Как да убедите родители си да ви пуснат на обмен в чужбина

Thursday, April 17, 2014

How to Deal With Culture Shock During Your Exchange Year

Moving to another country to study abroad is sure to be one of the most wonderful and exhilarating experiences in your life, but it can also be very daunting! Finding yourself in unfamiliar surroundings can sometimes be difficult, and the things you originally thought of as exotic can quickly turn into things that make you feel annoyed, uncomfortable or homesick. But you shouldn’t let it get you down, and we’re here to help you work through your culture shock and make sure your exchange year is the best experience it could possibly be!

Here’s a list of things to help you deal with culture shock, if it happens:

1: Do your research

Before you go on your exchange, it helps to know what to expect! Go online and read blogs written by people living in your new city/country, watch some local movies or television shows, and read books about it. Trying to learn the language before you get there also helps. Even if you can only say ‘hello’ and ‘thank you’, it will go a long way in the first few weeks. Researching your new home won’t tell you everything there is to know, but it will help you ease into the culture much more successfully.

2: Find a friend in your new culture

Making close friends with locals in your new home is one of the most important parts of being an exchange student, and they can help you more than you might realise. Whether this is a member of your host family or a friend at school, find someone who can help you understand things about your new culture that you find confusing or overwhelming. They will most likely be happy to help explain things!

3: Do something familiar

If you’re feeling particularly out of place, things that remind you of home can help a lot. Figure out how to make your favorite food from home, and cook it for your host family! If there’s a holiday from your home culture, have a celebration for it and invite all your new friends. Listen to music and watch movies in your own language. Sometimes you just need to have a little connection with home to make you feel less isolated!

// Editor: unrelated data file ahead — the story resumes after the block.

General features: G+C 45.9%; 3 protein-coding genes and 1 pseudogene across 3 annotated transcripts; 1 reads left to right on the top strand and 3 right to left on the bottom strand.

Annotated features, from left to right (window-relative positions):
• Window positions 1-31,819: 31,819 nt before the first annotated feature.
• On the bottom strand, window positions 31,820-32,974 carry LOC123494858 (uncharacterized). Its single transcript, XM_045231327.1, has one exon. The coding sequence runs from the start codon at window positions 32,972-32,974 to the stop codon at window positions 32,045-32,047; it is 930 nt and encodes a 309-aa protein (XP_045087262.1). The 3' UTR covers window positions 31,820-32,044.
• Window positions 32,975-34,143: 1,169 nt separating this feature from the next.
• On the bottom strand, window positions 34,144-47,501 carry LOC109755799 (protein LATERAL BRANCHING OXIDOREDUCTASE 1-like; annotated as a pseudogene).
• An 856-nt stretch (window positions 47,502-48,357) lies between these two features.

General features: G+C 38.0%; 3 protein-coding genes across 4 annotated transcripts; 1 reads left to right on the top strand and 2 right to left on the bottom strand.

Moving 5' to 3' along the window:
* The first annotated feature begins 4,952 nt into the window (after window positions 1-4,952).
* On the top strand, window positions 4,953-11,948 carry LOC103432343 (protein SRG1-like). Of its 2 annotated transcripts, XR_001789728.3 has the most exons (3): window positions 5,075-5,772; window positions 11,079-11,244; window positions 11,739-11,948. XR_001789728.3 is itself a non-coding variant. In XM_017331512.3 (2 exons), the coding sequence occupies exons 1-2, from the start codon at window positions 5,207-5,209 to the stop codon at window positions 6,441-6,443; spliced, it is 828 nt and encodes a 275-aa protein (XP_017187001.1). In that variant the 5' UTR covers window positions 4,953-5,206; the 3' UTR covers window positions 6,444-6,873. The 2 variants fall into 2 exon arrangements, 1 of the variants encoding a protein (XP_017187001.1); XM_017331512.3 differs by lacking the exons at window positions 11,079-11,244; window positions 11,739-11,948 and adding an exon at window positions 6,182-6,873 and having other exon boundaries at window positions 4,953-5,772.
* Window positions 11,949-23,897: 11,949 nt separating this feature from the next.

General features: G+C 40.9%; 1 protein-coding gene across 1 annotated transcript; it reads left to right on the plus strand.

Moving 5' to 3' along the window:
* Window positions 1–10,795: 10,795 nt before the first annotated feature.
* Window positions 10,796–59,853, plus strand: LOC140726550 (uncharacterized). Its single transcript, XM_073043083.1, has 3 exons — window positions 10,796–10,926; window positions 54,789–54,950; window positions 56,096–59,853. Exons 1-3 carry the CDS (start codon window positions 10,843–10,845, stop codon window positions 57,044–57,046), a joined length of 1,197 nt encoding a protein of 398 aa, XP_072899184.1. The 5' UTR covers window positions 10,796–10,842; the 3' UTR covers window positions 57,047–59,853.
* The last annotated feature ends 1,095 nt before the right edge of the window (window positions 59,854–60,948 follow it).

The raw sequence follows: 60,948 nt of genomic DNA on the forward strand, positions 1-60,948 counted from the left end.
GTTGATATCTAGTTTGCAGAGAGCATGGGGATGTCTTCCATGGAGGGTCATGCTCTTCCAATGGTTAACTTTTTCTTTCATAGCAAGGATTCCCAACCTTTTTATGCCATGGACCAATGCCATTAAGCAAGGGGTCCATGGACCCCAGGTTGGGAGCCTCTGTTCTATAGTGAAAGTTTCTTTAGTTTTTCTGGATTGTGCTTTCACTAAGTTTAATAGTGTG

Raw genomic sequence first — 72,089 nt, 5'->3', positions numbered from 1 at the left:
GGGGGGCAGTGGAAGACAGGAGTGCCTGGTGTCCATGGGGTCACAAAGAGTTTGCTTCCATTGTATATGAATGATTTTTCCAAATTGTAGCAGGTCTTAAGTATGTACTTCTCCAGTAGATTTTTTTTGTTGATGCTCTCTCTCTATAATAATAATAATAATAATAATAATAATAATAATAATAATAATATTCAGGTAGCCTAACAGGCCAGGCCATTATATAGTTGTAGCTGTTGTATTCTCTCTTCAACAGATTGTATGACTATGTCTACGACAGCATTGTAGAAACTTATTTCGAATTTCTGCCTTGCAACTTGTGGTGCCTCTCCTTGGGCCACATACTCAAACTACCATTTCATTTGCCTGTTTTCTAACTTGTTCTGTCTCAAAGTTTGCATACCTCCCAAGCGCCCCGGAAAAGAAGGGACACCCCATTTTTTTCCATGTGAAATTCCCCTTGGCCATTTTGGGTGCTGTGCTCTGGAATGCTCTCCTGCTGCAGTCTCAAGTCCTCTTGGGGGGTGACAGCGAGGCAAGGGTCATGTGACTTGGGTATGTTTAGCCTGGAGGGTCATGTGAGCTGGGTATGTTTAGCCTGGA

4: Write down your feelings

Keeping a private journal can really help you to work through the feelings you have about your new home. You can then later look back and see how much you have grown and changed since the beginning of your exchange year. You can also take your journal and turn it into a blog for your family and friends to read, but just make sure you don’t post anything too negative while you’re still in the worst of culture shock—you don’t want to unintentionally hurt your host family and new friends.

The important thing to remember about going on a student exchange is that you’re there to learn as much as possible about your new culture. Although at times your new home might seem confronting, you will finish your exchange with a much bigger world view and new perspectives on your own culture.

Make sure that when you are on exchange you are not always thinking about your home country, and try not to make constant comparisons between the two cultures. You will miss out on many new and unique experiences by doing this! Exchanges are not always easy and there will be bad moments, but they are worth it for the amazing memories and great friends you will make that will stay with for a lifetime.

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